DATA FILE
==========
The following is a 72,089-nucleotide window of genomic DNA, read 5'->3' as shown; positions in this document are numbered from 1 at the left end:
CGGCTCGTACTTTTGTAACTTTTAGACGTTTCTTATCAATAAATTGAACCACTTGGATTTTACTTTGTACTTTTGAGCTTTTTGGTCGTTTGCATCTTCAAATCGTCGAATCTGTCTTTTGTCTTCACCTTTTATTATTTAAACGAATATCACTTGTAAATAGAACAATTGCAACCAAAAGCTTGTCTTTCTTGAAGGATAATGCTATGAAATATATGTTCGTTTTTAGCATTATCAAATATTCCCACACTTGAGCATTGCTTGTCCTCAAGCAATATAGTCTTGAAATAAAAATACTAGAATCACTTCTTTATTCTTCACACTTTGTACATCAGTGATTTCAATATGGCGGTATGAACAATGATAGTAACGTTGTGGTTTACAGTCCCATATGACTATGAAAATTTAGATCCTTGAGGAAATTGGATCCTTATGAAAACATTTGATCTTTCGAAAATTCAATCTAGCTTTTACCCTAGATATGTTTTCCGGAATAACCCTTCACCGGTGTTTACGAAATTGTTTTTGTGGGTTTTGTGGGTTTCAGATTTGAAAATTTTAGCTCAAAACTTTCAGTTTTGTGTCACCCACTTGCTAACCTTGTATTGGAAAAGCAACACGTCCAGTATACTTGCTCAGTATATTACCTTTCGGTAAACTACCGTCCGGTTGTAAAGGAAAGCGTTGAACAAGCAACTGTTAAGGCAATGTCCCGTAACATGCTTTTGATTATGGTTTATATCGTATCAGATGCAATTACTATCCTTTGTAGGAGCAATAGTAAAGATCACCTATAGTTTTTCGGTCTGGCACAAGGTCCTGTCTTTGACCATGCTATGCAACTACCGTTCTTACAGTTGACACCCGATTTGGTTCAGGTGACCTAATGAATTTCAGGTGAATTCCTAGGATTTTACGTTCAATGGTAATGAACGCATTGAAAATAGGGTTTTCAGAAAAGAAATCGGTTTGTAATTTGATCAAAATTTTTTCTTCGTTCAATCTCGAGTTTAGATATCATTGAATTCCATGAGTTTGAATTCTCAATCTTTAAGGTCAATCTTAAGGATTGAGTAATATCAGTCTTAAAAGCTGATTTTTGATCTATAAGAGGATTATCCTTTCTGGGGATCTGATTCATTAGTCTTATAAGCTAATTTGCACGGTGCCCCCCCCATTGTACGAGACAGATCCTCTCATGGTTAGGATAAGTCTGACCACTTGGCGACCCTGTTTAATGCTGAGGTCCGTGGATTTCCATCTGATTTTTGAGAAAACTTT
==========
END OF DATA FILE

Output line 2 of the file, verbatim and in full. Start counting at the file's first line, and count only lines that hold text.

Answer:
CGGCTCGTACTTTTGTAACTTTTAGACGTTTCTTATCAATAAATTGAACCACTTGGATTTTACTTTGTACTTTTGAGCTTTTTGGTCGTTTGCATCTTCAAATCGTCGAATCTGTCTTTTGTCTTCACCTTTTATTATTTAAACGAATATCACTTGTAAATAGAACAATTGCAACCAAAAGCTTGTCTTTCTTGAAGGATAATGCTATGAAATATATGTTCGTTTTTAGCATTATCAAATATTCCCACACTTGAGCATTGCTTGTCCTCAAGCAATATAGTCTTGAAATAAAAATACTAGAATCACTTCTTTATTCTTCACACTTTGTACATCAGTGATTTCAATATGGCGGTATGAACAATGATAGTAACGTTGTGGTTTACAGTCCCATATGACTATGAAAATTTAGATCCTTGAGGAAATTGGATCCTTATGAAAACATTTGATCTTTCGAAAATTCAATCTAGCTTTTACCCTAGATATGTTTTCCGGAATAACCCTTCACCGGTGTTTACGAAATTGTTTTTGTGGGTTTTGTGGGTTTCAGATTTGAAAATTTTAGCTCAAAACTTTCAGTTTTGTGTCACCCACTTGCTAACCTTGTATTGGAAAAGCAACACGTCCAGTATACTTGCTCAGTATATTACCTTTCGGTAAACTACCGTCCGGTTGTAAAGGAAAGCGTTGAACAAGCAACTGTTAAGGCAATGTCCCGTAACATGCTTTTGATTATGGTTTATATCGTATCAGATGCAATTACTATCCTTTGTAGGAGCAATAGTAAAGATCACCTATAGTTTTTCGGTCTGGCACAAGGTCCTGTCTTTGACCATGCTATGCAACTACCGTTCTTACAGTTGACACCCGATTTGGTTCAGGTGACCTAATGAATTTCAGGTGAATTCCTAGGATTTTACGTTCAATGGTAATGAACGCATTGAAAATAGGGTTTTCAGAAAAGAAATCGGTTTGTAATTTGATCAAAATTTTTTCTTCGTTCAATCTCGAGTTTAGATATCATTGAATTCCATGAGTTTGAATTCTCAATCTTTAAGGTCAATCTTAAGGATTGAGTAATATCAGTCTTAAAAGCTGATTTTTGATCTATAAGAGGATTATCCTTTCTGGGGATCTGATTCATTAGTCTTATAAGCTAATTTGCACGGTGCCCCCCCCATTGTACGAGACAGATCCTCTCATGGTTAGGATAAGTCTGACCACTTGGCGACCCTGTTTAATGCTGAGGTCCGTGGATTTCCATCTGATTTTTGAGAAAACTTT